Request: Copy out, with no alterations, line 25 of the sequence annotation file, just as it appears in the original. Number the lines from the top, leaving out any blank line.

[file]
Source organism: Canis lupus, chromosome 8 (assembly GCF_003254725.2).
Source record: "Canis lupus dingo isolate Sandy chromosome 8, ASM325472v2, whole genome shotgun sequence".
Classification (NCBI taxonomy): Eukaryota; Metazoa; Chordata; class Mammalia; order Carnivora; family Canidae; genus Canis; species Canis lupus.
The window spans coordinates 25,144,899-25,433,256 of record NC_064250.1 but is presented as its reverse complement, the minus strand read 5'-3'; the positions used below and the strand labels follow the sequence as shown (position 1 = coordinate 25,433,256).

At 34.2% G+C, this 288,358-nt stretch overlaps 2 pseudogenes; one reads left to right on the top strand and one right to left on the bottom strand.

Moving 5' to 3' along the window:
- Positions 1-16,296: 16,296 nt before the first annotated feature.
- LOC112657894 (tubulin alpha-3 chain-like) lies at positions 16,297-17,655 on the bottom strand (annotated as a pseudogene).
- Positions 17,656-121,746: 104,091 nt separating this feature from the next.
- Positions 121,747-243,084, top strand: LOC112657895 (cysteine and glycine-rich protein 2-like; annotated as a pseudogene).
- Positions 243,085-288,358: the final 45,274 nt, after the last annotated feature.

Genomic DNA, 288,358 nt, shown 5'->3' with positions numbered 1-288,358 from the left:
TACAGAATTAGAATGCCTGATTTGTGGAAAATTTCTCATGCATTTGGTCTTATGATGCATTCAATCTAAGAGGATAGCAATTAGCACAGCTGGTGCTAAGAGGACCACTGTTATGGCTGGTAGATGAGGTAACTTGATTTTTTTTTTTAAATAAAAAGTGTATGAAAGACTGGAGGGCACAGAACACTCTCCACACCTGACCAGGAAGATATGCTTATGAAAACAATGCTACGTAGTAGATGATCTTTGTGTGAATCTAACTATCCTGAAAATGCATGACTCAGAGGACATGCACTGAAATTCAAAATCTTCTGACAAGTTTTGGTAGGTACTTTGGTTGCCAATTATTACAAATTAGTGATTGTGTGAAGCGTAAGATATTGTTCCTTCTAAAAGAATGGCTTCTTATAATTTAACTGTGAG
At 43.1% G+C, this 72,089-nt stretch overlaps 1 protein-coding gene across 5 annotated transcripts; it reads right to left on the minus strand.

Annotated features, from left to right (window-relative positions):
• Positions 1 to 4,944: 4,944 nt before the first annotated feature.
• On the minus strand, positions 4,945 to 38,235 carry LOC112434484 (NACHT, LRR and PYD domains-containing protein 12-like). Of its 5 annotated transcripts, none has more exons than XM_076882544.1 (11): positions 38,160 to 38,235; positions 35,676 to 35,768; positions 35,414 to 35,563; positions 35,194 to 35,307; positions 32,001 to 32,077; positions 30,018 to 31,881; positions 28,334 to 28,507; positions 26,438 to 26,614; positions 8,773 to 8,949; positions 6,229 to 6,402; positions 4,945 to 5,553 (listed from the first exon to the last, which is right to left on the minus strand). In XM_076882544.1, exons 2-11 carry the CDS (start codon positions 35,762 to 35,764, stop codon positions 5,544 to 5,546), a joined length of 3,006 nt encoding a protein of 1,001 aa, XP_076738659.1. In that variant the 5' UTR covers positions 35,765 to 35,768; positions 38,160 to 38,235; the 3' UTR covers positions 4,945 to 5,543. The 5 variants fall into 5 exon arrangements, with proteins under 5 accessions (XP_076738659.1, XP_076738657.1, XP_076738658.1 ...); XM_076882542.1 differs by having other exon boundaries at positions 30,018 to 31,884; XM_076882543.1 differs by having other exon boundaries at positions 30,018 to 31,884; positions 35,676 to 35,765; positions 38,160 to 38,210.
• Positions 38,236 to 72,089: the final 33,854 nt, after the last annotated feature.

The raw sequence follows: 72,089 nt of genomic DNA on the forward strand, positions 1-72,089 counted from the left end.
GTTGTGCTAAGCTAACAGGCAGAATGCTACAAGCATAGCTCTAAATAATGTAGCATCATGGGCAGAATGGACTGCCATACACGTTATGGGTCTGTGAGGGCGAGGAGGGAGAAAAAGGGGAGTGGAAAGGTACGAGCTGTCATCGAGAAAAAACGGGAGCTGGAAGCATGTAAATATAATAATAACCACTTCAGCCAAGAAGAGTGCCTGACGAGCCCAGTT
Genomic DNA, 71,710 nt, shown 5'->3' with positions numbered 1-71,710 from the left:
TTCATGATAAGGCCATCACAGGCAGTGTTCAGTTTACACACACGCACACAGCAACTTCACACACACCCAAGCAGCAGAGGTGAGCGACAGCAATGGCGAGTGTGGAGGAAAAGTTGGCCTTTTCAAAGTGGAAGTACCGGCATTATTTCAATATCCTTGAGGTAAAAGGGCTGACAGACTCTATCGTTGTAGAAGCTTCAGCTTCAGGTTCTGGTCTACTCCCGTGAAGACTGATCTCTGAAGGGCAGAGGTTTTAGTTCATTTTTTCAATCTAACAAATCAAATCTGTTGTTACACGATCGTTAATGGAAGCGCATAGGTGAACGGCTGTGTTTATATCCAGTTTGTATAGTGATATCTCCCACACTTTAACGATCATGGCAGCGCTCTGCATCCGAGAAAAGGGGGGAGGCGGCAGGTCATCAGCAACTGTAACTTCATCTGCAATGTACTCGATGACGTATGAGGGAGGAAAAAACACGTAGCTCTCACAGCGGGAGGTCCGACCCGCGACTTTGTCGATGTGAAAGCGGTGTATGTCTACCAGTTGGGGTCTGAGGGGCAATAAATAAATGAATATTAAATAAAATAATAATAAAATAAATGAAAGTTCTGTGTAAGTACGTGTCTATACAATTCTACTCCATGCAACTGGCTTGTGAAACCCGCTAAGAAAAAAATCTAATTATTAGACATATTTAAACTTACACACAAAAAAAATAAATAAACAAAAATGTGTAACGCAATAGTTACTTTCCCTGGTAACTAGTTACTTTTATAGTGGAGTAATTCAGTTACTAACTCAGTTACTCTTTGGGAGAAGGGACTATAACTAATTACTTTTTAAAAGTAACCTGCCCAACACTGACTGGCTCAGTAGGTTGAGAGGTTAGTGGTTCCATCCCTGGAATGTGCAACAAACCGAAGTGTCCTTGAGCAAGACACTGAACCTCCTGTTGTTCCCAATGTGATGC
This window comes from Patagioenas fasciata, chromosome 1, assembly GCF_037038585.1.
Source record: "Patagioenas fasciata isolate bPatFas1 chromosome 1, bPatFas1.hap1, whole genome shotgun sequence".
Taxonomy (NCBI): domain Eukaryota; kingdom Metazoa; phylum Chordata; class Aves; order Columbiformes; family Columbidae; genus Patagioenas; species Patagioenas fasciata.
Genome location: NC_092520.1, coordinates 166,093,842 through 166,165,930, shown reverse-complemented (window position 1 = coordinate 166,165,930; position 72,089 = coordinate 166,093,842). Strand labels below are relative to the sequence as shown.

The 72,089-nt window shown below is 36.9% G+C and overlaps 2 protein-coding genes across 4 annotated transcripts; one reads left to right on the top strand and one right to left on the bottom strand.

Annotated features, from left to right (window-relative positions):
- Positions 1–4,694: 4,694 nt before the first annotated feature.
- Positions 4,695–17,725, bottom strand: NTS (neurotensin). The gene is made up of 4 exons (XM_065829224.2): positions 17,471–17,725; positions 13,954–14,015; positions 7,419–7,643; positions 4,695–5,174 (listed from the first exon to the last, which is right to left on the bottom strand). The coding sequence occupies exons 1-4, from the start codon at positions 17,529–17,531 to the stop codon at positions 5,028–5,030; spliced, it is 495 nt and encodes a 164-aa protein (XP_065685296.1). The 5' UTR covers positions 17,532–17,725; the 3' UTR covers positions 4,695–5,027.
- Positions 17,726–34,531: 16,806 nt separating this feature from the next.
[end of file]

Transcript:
Taxonomy (NCBI): domain Eukaryota; kingdom Metazoa; phylum Chordata; class Aves; order Columbiformes; family Columbidae; genus Patagioenas; species Patagioenas fasciata.